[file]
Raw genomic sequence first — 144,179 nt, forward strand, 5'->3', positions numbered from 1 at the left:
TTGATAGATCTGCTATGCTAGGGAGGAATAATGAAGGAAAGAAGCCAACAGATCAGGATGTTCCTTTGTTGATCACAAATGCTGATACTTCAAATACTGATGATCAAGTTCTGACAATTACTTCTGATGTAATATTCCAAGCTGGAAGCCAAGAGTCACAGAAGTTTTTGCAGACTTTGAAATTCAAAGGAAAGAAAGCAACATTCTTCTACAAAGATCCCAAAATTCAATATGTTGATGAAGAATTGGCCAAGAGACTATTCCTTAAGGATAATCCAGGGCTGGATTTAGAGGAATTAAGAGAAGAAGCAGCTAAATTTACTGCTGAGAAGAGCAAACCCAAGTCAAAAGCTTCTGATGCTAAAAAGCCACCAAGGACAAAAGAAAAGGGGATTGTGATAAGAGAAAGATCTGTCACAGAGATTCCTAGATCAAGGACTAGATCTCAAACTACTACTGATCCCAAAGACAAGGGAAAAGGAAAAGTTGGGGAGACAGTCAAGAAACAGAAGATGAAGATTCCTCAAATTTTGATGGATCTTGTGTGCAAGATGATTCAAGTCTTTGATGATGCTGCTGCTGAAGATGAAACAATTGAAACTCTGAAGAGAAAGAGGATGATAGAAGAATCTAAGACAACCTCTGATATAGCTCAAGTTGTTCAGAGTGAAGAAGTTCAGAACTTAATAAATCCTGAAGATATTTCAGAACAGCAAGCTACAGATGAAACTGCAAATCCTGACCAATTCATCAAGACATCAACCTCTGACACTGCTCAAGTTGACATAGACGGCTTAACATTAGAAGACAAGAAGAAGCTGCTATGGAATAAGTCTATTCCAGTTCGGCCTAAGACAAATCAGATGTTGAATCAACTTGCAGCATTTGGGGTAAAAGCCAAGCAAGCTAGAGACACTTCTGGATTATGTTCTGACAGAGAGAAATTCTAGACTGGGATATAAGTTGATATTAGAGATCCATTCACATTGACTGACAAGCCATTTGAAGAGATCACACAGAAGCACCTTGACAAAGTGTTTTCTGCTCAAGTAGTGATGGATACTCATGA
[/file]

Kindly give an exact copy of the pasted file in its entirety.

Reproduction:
Raw genomic sequence first — 144,179 nt, forward strand, 5'->3', positions numbered from 1 at the left:
TTGATAGATCTGCTATGCTAGGGAGGAATAATGAAGGAAAGAAGCCAACAGATCAGGATGTTCCTTTGTTGATCACAAATGCTGATACTTCAAATACTGATGATCAAGTTCTGACAATTACTTCTGATGTAATATTCCAAGCTGGAAGCCAAGAGTCACAGAAGTTTTTGCAGACTTTGAAATTCAAAGGAAAGAAAGCAACATTCTTCTACAAAGATCCCAAAATTCAATATGTTGATGAAGAATTGGCCAAGAGACTATTCCTTAAGGATAATCCAGGGCTGGATTTAGAGGAATTAAGAGAAGAAGCAGCTAAATTTACTGCTGAGAAGAGCAAACCCAAGTCAAAAGCTTCTGATGCTAAAAAGCCACCAAGGACAAAAGAAAAGGGGATTGTGATAAGAGAAAGATCTGTCACAGAGATTCCTAGATCAAGGACTAGATCTCAAACTACTACTGATCCCAAAGACAAGGGAAAAGGAAAAGTTGGGGAGACAGTCAAGAAACAGAAGATGAAGATTCCTCAAATTTTGATGGATCTTGTGTGCAAGATGATTCAAGTCTTTGATGATGCTGCTGCTGAAGATGAAACAATTGAAACTCTGAAGAGAAAGAGGATGATAGAAGAATCTAAGACAACCTCTGATATAGCTCAAGTTGTTCAGAGTGAAGAAGTTCAGAACTTAATAAATCCTGAAGATATTTCAGAACAGCAAGCTACAGATGAAACTGCAAATCCTGACCAATTCATCAAGACATCAACCTCTGACACTGCTCAAGTTGACATAGACGGCTTAACATTAGAAGACAAGAAGAAGCTGCTATGGAATAAGTCTATTCCAGTTCGGCCTAAGACAAATCAGATGTTGAATCAACTTGCAGCATTTGGGGTAAAAGCCAAGCAAGCTAGAGACACTTCTGGATTATGTTCTGACAGAGAGAAATTCTAGACTGGGATATAAGTTGATATTAGAGATCCATTCACATTGACTGACAAGCCATTTGAAGAGATCACACAGAAGCACCTTGACAAAGTGTTTTCTGCTCAAGTAGTGATGGATACTCATGA